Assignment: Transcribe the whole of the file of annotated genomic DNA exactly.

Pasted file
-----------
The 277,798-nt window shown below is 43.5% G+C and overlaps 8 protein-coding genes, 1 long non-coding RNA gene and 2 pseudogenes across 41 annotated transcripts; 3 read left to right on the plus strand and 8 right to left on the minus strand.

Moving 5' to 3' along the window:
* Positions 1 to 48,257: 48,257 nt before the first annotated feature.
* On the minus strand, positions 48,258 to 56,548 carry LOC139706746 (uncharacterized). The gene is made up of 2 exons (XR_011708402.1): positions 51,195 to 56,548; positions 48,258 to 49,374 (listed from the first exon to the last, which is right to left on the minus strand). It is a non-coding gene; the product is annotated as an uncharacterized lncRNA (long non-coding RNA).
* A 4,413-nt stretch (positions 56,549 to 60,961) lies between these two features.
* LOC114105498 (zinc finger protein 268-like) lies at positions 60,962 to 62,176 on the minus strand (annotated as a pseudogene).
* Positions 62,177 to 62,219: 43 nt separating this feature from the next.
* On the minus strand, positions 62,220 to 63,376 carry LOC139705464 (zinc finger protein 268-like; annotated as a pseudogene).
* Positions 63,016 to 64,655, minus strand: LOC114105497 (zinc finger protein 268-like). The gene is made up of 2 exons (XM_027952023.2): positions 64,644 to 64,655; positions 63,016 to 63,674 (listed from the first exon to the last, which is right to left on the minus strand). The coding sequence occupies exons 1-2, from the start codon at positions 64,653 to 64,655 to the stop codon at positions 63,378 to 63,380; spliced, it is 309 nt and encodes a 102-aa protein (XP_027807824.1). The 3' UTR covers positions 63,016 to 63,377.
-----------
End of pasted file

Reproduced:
The 277,798-nt window shown below is 43.5% G+C and overlaps 8 protein-coding genes, 1 long non-coding RNA gene and 2 pseudogenes across 41 annotated transcripts; 3 read left to right on the plus strand and 8 right to left on the minus strand.

Moving 5' to 3' along the window:
* Positions 1 to 48,257: 48,257 nt before the first annotated feature.
* On the minus strand, positions 48,258 to 56,548 carry LOC139706746 (uncharacterized). The gene is made up of 2 exons (XR_011708402.1): positions 51,195 to 56,548; positions 48,258 to 49,374 (listed from the first exon to the last, which is right to left on the minus strand). It is a non-coding gene; the product is annotated as an uncharacterized lncRNA (long non-coding RNA).
* A 4,413-nt stretch (positions 56,549 to 60,961) lies between these two features.
* LOC114105498 (zinc finger protein 268-like) lies at positions 60,962 to 62,176 on the minus strand (annotated as a pseudogene).
* Positions 62,177 to 62,219: 43 nt separating this feature from the next.
* On the minus strand, positions 62,220 to 63,376 carry LOC139705464 (zinc finger protein 268-like; annotated as a pseudogene).
* Positions 63,016 to 64,655, minus strand: LOC114105497 (zinc finger protein 268-like). The gene is made up of 2 exons (XM_027952023.2): positions 64,644 to 64,655; positions 63,016 to 63,674 (listed from the first exon to the last, which is right to left on the minus strand). The coding sequence occupies exons 1-2, from the start codon at positions 64,653 to 64,655 to the stop codon at positions 63,378 to 63,380; spliced, it is 309 nt and encodes a 102-aa protein (XP_027807824.1). The 3' UTR covers positions 63,016 to 63,377.